good reviews exerts an economic pressure that in turn risks inhibiting
honest reviewing -- and that in turn threatens critics' credibility
with the audience, which will then think twice before attending
a show. It's that simple.
Short of this kind of economic retaliation, a theater and its artists,
or their advocates, should feel free to call out ignorant reviewing
when they see it. Let us now turn to the New York Times and its
critic Jack Anderson.
It's hard to know where
to start with Anderson's 'review' of "Muscle Shoals," the new work
from choreographer Douglas Dunn, videographer Charles Atlas, lighting
designer Carol Mullins, and composer-musician Steve Lacy which had
its US premiere earlier this month at Danspace Project at St. Mark's
Critics are entitled
to their opinions, but they should have a basis in fact and in authority.
Anderson's piece, published last Friday in the Times, does not meet
First, he makes no mention
that in the show he caught, the ensemble found itself unexpectedly
performing without Lacy, a fact announced just before the show.
Such a circumstance, while not circumventing a review, should be
noted by the reviewer. More important, though, is Anderson's lack
of effort (or ability?) to apply any sort of rigorous analysis to
Mr. Dunn's choreography.
"The dancing creatures,"
wrote Anderson, "were an odd lot, who entered with constructions
covering their heads and faces." "Odd"? Surely, the New York Times
can exercise more range in adjectives. "After those objects were
removed," he continued, "they wore extravagant wigs and makeup.....
If only the choreography had been extravagant. But the dancers did
little more than scramble, hop and huddle together."
BIG SIGH. In my
own review of "Muscle Shoals," which I saw in its premiere
here in February, I did not deploy a rich language to try to capture
Dunn's choreography. BUT, unlike Anderson, I realized that the shortfall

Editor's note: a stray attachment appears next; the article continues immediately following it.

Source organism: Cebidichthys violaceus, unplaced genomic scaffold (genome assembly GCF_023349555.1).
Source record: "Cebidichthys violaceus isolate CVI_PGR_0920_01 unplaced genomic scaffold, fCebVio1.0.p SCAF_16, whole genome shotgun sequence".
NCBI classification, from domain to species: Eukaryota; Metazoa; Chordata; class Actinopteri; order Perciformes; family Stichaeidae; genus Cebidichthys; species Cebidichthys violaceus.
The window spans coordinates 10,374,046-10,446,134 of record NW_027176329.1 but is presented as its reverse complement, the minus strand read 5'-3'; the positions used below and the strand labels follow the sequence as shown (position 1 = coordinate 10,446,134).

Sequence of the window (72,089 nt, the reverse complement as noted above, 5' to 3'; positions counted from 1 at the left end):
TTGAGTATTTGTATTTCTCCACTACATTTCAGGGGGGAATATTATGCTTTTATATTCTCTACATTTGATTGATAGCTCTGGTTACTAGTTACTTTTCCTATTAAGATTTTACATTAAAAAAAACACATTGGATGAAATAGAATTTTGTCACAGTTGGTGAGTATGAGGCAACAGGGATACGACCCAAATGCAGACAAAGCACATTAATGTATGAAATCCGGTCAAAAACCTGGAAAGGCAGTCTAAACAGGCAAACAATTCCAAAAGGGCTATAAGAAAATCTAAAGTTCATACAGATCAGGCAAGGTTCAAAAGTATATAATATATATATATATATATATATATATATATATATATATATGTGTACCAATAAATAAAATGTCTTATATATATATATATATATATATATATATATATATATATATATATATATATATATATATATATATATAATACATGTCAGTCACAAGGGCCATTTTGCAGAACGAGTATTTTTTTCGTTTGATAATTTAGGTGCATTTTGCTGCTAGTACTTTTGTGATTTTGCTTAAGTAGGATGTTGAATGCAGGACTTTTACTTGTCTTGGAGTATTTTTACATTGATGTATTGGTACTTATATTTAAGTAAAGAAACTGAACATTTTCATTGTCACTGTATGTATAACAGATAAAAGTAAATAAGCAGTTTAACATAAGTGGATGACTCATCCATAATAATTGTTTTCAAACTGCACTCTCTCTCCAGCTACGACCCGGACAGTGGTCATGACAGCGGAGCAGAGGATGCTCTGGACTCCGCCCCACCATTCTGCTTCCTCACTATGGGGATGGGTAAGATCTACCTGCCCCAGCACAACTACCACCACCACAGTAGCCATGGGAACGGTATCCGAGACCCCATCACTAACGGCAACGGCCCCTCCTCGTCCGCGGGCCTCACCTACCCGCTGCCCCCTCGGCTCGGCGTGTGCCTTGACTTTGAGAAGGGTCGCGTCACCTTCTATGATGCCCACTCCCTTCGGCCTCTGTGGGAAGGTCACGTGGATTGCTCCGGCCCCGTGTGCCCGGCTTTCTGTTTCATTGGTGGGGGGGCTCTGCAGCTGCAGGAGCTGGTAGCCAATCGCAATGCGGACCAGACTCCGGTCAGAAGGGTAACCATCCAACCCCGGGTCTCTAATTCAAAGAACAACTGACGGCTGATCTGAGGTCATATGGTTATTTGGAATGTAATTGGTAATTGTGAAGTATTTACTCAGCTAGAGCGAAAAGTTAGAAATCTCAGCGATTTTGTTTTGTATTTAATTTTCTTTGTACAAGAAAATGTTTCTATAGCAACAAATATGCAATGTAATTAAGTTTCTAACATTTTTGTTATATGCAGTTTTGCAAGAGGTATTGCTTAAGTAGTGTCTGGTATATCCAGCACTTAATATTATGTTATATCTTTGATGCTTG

here was not in the choreographer's vocabulary but in mine.
Here's what happened
when a more kinetically perceptive critic than either of us encountered
"When Carol Mullins's
lighting gradually reveals Miriam Hess, Sean Mueller, Beth Simons,
Christopher Williams, and Kindra Windish, they're wearing geometrically
shaped head-coverings (costumes also by Atlas)," writes Deborah
Jowitt in this week's Village
Voice. "As they gradually uncage, they show painted faces.
Jazz legend Steve Lacy's score, played live by Lacy on soprano sax
and Petja Kaufman on harpsichord, is as oddly fascinating as the
activities. These creatures are angular and disconnected in their
behavior -- shivering, snaking along, wagging their tongues, grooming
one another, having mock battles, and making elaborate faces into
the camera, which throws their popping eyes and rubber mouths onto
In his conclusion, Anderson
writes: "Although the piece lasted only an hour, long before it
ended it was easy to recall that one of the anagrams for 'Muscle
Shoals'' was 'also much less.'''
It's an anagram better
applied to the 'critic': With Jack Anderson, readers and artists
are getting much less than they deserve.
Both Mr. Gall's action
in pulling advertising from a newspaper because he doesn't like
its reviews, and the New York Times's in disseminating unqualified
reviews are further troubling signs of a lack of respect and self-respect
for dance. It's my personal opinion that by restoring the luster
of Marie Taglioni's grave and by remembering the luster of her life
and career, we can make a statement about the esteem in which we
hold dance and in which others should hold it as well.